SANFORD, Fla. June 29, 2012— -- George Zimmerman's father listened to frantic howls for help overheard in a 911 call today and told a Florida courtroom that the voice "was absolutely George's."
Zimmerman's father, Robert Zimmerman, took the stand during a bail hearing for his son. Zimmerman is charged with second degree murder in the shooting death of unarmed teenager Trayvon Martin.
Both the father and the son appeared in court with the distinct outline of bullet proof vests beneath their suits.
The judge did not immediately rule on Zimmerman's request to be let out on bond.
During the hearing, Zimmerman's lawyer Mark O'Mara played a tape of a 911 call in which a woman tells police that someone is yelling and she thinks they are calling for help. In the background of the call can be heard frantic screams for help, at least 14 calls for help in a 40 second period.
The howls stop and the woman tells the 911 dispatcher that she just heard a shot.
Robert Zimmerman listened to the tape with the rest of the courtroom and was then asked if he could identify the voice calling for help.
"It was definitely George's," the father said.
The parents of Trayvon Martin insist that the voice calling for help that their son.
Earlier in the hearing, a member of a Sanford, Fla., ambulance crew told a court that Zimmerman's head, including his moustache and beard, were covered in blood after the shooting of Martin.
EMT Kevin O'Rourke testified during Zimmerman's bond hearing this morning that "45 percent" of Zimmerman's head had blood on it and that the lacerations on Zimmerman's head "would probably need stitches."
O'Rourke also testified that Zimmerman's nose was broken and urged him to see a doctor within 24 hours.
The EMT examined Zimmerman after having checked on Martin, who had died after being shot by Zimmerman.
Zimmerman, 28, has said that he shot the unarmed teenager after being knocked down, having his head banged on the pavement and then believing that Martin was going for Zimmerman's handgun.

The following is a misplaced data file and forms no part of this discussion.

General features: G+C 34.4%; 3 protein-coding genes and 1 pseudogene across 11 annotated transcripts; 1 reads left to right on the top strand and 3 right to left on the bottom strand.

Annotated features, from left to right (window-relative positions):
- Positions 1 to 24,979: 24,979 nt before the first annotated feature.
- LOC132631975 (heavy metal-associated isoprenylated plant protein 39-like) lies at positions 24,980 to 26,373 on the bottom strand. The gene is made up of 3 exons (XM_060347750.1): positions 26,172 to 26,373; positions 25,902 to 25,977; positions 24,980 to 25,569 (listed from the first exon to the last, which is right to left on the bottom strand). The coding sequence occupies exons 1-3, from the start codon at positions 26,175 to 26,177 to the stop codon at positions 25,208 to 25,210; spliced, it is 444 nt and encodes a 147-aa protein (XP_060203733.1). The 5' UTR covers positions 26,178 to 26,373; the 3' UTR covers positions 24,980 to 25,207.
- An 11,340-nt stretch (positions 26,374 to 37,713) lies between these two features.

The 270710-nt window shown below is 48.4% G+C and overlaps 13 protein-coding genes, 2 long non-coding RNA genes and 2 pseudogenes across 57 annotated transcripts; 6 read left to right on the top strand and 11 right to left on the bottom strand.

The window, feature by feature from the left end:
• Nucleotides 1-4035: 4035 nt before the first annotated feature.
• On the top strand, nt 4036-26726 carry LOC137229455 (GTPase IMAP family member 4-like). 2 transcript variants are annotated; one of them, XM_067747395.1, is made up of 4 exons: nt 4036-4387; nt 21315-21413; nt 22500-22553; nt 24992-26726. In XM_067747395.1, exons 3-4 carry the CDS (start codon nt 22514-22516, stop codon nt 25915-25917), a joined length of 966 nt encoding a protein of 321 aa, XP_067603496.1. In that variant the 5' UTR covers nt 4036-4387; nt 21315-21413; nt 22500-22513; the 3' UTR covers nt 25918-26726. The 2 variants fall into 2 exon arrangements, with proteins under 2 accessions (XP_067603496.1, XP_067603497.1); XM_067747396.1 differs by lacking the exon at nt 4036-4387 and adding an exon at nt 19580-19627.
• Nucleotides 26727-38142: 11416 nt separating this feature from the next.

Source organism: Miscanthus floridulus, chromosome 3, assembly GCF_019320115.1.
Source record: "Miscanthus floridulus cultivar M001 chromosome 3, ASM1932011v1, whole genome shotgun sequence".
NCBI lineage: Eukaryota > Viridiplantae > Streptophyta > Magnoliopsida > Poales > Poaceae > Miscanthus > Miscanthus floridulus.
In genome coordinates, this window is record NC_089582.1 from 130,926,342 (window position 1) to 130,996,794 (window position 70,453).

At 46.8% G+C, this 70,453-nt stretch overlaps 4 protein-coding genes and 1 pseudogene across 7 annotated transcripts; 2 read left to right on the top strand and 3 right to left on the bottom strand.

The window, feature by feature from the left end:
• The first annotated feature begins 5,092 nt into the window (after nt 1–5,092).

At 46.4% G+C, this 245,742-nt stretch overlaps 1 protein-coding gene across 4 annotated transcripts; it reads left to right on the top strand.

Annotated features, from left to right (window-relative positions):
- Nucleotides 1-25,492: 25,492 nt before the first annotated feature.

Zimmerman's lawyers today tried to establish that their client might have thought he had suffered a "life-threatening injury."
In addition, a forensic accountant for the defense, Adam Magill, walked the court through the donations to Zimmerman's legal defense fund.
Under cross examination, however, accountant Adam Magill testified that Zimmerman and his wife had shifted about $132,000 between four accounts, often transferring sums of $9,999. Transfers of $10,000 or more are required to be noted by banks and a prosecutor suggested it was intended "to make it look like he didn't have the money."
Zimmerman hopes a judge will agree to let him out of jail today. The judge revoked Zimmerman's $150,000 bond earlier this month when prosecutors told the judge Zimmerman and his wife misled the court about how much money they had.
He appeared in court today without the shackles he wore in his last appearance, but the outlines of a bullet proof vest under his gray suit was clearly visible. He faces the prospect of a prolonged stay in jail if his plea to get out on bond is rejected.
Also present was the family of Trayvon Martin.
It is Zimmerman's second appearance before Circuit Court Judge Kenneth Lester . During the last one on April 20 he sat stone faced as his wife brazenly lied to the court about the Zimmerman's finances.
Zimmerman's wife, Shellie Zimmerman, told the judge she was essentially broke, when in the days leading up to that hearing, she and her husband held clumsily coded jailhouse conversations about shuffling to various accounts $135,000 in cash amassed from donations to Zimmermans website. Audio tapes of the hushed jailhouse conversations were released earlier this month.
Shellie Zimmerman has been charged with perjury.
Orlando defense attorney Mark Lippman said that whether or not Lester grants Zimmerman bail, he is likely to "receive a tongue-lashing from the judge."
It is also expected that if the normally stern judge grants Zimmerman bail, the bond would be much higher than his previous bond of $150,000. Typically bail bondsmen charge 10 percent of the total bond.
ABC News' Candace Smith contributed to this report